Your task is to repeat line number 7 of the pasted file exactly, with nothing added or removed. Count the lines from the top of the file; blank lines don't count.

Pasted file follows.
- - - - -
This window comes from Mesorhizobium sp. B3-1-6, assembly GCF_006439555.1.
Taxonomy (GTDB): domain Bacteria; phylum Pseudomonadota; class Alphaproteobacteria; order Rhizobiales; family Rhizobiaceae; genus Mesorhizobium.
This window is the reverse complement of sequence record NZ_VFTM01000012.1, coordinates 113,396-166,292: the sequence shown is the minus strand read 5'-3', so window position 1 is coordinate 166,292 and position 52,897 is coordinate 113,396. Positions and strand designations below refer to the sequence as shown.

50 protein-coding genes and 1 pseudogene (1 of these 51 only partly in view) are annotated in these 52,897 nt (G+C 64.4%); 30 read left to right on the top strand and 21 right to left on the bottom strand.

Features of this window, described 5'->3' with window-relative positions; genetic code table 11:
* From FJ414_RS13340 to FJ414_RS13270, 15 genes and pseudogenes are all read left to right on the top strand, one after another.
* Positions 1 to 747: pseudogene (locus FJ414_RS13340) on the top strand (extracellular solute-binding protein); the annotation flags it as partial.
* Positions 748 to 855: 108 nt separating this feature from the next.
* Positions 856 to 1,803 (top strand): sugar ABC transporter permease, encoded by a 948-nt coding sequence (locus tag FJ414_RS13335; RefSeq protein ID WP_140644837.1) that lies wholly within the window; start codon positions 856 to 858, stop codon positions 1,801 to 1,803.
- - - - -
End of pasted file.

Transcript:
* Positions 1 to 747: pseudogene (locus FJ414_RS13340) on the top strand (extracellular solute-binding protein); the annotation flags it as partial.